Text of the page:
It’s a few days ago now, but still worth noting that last Friday was the 80th anniversary of the Nazi-Soviet non-aggression pact of 1939, one of the last steps in the chain of events leading to the outbreak of the Second World War.
There’s been a lot of commemoration. For the people of the countries that were divided up by the pact – Poland, Romania and the Baltic states – it’s an occasion to remember the evils of totalitarianism. Since Soviet domination is a good deal more recent a memory than that of the Nazis, it inevitably gets more of the attention.
The view from the Russian government is a little different. Opening an exhibition on the treaty last week, foreign minister Sergei Lavrov said (according to the Guardian) that in the circumstances of the time, “the Soviet Union was forced on its own to ensure its national security and signed a non-aggression pact with Germany.”
Last year I wrote a series of posts (here, here and here) on the theme of “worrying about the far left.” One of my points was that far left and far right both pose dangers to democracy, but there are good reasons for democrats to prefer working with the far left.
The situation of the western democracies in the 1930s was not dissimilar. Hitler’s Germany and Stalin’s Soviet Union were both awful dictatorships; both posed an obvious threat to world peace and to civilised values of all kinds. But we could not fight both at once. Explicitly or implicitly, the west had to make some sort of choice.
In 1938-39, however, Britain and France refused to make that choice. So Stalin made it for them.
Stalin’s tactics in the early 1930s, when he treated the non-Communist left as the main enemy, had proved to be a disaster, helping to bring Hitler to power. So he switched tack, supporting “popular front” alliances with the centre-left and arguing at the League of Nations for collective security against fascism.
The critical period came after Hitler destroyed the remains of Czechoslovakia in March 1939, exposing the hollowness of the promises he had made at the Munich conference the previous year. In response the British government guaranteed the independence of Poland, and somewhat reluctantly set in train negotiations for an alliance with the Soviet Union – the only way of making that guarantee effective.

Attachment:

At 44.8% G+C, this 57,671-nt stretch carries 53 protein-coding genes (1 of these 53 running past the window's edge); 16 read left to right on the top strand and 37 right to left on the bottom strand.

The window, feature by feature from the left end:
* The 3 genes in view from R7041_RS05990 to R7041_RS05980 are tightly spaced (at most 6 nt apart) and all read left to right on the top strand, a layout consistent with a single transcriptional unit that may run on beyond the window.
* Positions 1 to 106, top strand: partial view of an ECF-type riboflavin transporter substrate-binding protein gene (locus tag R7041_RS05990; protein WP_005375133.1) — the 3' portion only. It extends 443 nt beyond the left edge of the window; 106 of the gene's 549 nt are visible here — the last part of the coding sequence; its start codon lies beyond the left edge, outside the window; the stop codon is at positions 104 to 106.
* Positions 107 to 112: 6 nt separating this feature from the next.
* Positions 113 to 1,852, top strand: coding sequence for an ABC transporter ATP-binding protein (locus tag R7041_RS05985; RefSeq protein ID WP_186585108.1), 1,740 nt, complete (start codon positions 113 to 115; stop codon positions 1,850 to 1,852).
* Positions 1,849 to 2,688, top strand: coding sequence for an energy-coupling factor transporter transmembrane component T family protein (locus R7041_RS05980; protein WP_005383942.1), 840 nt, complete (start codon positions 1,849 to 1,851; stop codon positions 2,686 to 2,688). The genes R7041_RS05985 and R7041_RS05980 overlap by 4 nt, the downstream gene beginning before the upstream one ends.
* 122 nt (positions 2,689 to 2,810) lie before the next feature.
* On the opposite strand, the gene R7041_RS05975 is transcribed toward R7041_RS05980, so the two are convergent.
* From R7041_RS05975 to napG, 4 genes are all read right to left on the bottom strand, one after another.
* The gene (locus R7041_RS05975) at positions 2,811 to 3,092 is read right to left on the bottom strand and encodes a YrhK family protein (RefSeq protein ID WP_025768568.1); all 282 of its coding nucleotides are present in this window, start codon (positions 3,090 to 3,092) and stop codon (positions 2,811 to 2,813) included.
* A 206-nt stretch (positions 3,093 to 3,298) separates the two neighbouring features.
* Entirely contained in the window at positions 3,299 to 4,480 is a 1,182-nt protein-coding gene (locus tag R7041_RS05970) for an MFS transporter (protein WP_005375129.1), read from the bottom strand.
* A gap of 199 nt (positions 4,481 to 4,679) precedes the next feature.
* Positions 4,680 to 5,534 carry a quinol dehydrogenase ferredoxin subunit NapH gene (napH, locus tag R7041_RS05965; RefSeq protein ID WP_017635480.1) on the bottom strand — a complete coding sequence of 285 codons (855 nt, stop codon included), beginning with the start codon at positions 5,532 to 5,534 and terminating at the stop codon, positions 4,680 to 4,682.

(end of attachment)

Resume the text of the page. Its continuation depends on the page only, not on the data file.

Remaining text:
The Nazi-Soviet pact came only after those negotiations broke down. Perhaps Stalin was merely stringing the British along, and really intended along to do a deal with Hitler for the partition of Poland. But the evidence suggests that the Soviets (not without reason) were genuinely afraid for their own security, and suspected that the British and French intended to leave them in the lurch if Hitler drove eastward.
So Lavrov has a point. From the Soviet point of view, agreement with Hitler was a second-best option, but better than nothing. It bought them time, and it ensured that when Hitler did eventually turn against them, Britain (and later the United States) would be firmly in their camp as allies.
But while the strategic situation of the time might have justified a non-aggression pact, and might even have justified military occupation of eastern Poland and the Baltic states as a defensive measure, it could hardly justify continuing that occupation for forty years after the war was over. Still less could it justify the imperial domination of the rest of eastern Europe, with all its associated brutality.
So the European democracies are right to use the anniversary to mark the horror of totalitarianism in general and of Soviet imperialism in particular. But it’s also a useful reminder to the western powers that, in the long train of crimes and miscalculations that led to the outbreak of war in 1939, there is plenty of blame to go around.